Shane Waldron

Who is Shane Waldron? What to know about new Bears offensive coordinator

Your primer on Luke Getsy's replacement

NBC Universal, Inc.

The Bears have hired a new offensive coordinator, less than two weeks after firing Luke Getsy, a source confirmed to NBC Sports Chicago on Monday. Shane Waldron will take over the reins for the Bears offense and will be charged with developing a quarterback– no matter if that QB is Justin Fields or an incoming rookie. Tom Pelissero was the first to report the news.

Here’s a quick primer on Shane Waldron’s experience and what to expect from the Bears offense under his leadership.


Waldron is 44 years old with 19 years of coaching experience, including nine years at the NFL level. He started his professional career as an offensive quality control coach and tight ends coach for the Patriots in the 2008 and 2009 seasons. Most recently, Waldron worked as the Seahawks offensive coordinator from 2021-2023. Before that, Waldron spent four seasons with the Rams. He started in Los Angeles as a tight ends coach, then moved up the ranks to passing game coordinator and quarterbacks coach.

Waldron also had a short stint in Washington as an offensive quality control coach, plus time in the college ranks as a position coach and one season in the United Football League with the Hartford Colonials.


Waldron is probably most closely associated with Sean McVay from his time with the Rams, which is considered an offshoot of the Kyle Shanahan tree, which is in turn an offshoot of his dad, Mike Shanahan's, tree. This is similar to Luke Getsy, who learned under Matt LaFleur– another Shanahan offshoot.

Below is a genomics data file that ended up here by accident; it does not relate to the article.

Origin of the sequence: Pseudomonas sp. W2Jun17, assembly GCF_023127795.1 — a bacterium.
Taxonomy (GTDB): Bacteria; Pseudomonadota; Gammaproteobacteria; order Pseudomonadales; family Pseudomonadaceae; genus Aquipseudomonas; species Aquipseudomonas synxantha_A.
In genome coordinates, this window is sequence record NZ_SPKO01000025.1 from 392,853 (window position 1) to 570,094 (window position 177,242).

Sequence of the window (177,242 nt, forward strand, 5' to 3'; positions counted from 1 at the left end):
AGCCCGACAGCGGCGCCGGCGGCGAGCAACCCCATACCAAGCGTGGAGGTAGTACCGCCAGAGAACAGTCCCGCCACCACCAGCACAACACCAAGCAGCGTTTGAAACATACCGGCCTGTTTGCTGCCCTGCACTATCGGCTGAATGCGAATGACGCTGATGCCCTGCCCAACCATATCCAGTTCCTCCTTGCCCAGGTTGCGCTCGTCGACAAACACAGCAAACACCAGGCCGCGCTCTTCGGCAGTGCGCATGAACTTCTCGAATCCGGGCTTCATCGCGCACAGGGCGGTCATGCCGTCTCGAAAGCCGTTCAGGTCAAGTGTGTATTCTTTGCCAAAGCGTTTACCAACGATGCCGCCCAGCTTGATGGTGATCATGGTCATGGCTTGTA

There’s a good chance the Bears offense under Waldron looks similar to how it looked under Getsy. As mentioned earlier, Waldron comes from a Shanahan offshoot, like Getsy. Accordingly, it leans on a strong run game to open up opportunities in the pass game.


Waldron has earned praise for helping Geno Smith turn his career around with the Seahawks over the past two seasons. Smith was generally forgotten after four bad seasons to start his career with the Jets. From 2013-2016, Smith completed just 57.9% of his passes for 5,962 yards, 28 touchdowns and 36 interceptions. From 2017-2021 he started just four games. But the Seahawks handed him the keys in 2022 and he thrived. Smith completed a league-leading 69.8% of his passes for 4,282 yards, 30 touchdowns and just 11 interceptions. He finished ninth in MVP voting that year and won Comeback Player of the Year.

Beyond Smith, Waldron was involved with a trio of Rams receivers hitting it big. It’s hard to say exactly where McVay ends and his assistants begin, but the offense supported two 1,000-yard receivers in two of Waldron’s three seasons as pass game coordinator. In 2018, Robert Woods hit 1,219 yards while Brandin Cooks had 1,204. In 2019, Cooper Kupp led the way with 1,161 and Woods followed with 1,134. In 2020, the Rams barely missed the same mark. Kupp finished that year with 974 yards and Woods finished with 936.

For more on how Waldron will figure into the development of a Bears QB, click here.

Click here to follow the Under Center Podcast.

Contact Us